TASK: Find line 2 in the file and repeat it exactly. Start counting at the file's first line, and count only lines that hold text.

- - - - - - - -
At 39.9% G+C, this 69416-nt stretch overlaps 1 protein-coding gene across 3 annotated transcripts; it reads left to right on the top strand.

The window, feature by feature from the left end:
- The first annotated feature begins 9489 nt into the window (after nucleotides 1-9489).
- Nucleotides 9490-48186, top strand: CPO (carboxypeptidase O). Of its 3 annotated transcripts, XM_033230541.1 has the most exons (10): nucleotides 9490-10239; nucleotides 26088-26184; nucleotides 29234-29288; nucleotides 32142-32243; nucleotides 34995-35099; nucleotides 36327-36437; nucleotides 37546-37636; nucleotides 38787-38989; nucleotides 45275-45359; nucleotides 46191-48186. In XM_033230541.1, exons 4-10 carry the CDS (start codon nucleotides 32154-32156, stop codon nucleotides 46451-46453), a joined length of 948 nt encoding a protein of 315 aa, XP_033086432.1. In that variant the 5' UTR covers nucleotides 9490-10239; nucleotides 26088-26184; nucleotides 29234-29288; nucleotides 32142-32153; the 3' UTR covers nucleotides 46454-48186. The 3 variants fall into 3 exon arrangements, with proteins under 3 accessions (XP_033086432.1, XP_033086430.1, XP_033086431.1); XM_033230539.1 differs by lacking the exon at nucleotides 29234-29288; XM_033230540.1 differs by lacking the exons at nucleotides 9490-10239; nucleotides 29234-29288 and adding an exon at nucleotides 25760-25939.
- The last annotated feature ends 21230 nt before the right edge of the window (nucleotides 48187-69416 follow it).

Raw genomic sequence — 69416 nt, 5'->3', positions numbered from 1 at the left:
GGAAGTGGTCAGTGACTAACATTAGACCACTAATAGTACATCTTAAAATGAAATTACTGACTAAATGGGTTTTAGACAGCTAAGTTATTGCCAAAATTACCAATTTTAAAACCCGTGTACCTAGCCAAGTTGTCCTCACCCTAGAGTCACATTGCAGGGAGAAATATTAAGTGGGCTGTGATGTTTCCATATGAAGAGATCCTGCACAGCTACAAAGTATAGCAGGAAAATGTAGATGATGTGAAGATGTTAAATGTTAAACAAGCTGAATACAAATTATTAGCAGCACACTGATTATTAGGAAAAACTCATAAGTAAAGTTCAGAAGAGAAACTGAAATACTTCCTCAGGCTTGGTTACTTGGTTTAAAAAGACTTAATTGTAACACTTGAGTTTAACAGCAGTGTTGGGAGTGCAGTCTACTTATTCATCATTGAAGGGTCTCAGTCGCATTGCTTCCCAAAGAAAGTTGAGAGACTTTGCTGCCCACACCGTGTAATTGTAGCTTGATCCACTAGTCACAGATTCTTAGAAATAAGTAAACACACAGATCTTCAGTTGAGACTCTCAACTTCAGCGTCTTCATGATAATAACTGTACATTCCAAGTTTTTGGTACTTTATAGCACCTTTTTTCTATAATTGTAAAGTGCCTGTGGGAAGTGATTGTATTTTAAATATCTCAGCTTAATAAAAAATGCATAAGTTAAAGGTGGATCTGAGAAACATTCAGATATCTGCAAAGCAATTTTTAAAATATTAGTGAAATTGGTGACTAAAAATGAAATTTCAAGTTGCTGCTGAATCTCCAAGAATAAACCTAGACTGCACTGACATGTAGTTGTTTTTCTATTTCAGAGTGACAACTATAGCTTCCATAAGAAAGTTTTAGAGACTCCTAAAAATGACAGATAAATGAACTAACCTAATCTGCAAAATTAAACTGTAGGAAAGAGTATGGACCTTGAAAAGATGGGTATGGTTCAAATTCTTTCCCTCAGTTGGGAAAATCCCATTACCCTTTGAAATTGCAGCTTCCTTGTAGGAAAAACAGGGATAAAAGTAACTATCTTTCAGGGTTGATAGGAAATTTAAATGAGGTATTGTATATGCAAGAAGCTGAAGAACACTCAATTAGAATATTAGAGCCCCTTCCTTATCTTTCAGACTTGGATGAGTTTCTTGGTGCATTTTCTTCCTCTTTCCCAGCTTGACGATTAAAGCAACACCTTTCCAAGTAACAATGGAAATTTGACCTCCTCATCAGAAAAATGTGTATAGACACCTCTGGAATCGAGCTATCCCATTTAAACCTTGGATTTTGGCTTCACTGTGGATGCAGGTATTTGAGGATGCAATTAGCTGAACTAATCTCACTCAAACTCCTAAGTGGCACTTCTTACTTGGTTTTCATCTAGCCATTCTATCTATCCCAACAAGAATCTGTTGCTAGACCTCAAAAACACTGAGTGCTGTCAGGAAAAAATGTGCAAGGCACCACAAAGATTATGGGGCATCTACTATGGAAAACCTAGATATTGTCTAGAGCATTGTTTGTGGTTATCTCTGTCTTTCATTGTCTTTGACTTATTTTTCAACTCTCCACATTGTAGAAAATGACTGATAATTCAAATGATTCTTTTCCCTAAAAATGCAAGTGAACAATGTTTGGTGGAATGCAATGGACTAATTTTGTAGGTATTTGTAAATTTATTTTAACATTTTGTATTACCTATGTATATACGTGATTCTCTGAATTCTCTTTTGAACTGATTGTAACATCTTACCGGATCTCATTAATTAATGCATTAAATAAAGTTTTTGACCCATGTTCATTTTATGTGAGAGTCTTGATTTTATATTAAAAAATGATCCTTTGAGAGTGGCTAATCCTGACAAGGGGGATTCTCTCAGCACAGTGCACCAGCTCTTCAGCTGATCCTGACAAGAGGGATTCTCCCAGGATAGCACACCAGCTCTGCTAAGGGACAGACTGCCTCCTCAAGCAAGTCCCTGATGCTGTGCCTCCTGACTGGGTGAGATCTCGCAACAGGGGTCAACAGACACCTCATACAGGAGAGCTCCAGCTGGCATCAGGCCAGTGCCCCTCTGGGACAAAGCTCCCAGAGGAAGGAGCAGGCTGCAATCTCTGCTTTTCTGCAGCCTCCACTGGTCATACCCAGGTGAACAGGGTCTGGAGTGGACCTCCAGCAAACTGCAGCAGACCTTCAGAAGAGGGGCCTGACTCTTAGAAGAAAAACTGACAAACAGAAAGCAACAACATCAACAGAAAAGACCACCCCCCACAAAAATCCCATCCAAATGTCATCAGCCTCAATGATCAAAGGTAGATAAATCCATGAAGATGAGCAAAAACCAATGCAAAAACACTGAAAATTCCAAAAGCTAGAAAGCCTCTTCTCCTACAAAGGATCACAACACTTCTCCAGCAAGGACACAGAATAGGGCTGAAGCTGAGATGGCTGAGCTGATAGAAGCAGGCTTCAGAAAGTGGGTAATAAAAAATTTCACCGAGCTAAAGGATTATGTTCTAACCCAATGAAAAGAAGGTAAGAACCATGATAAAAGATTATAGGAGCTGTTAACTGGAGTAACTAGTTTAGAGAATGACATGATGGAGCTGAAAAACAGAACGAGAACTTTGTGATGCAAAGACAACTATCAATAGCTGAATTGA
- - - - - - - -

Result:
The window, feature by feature from the left end: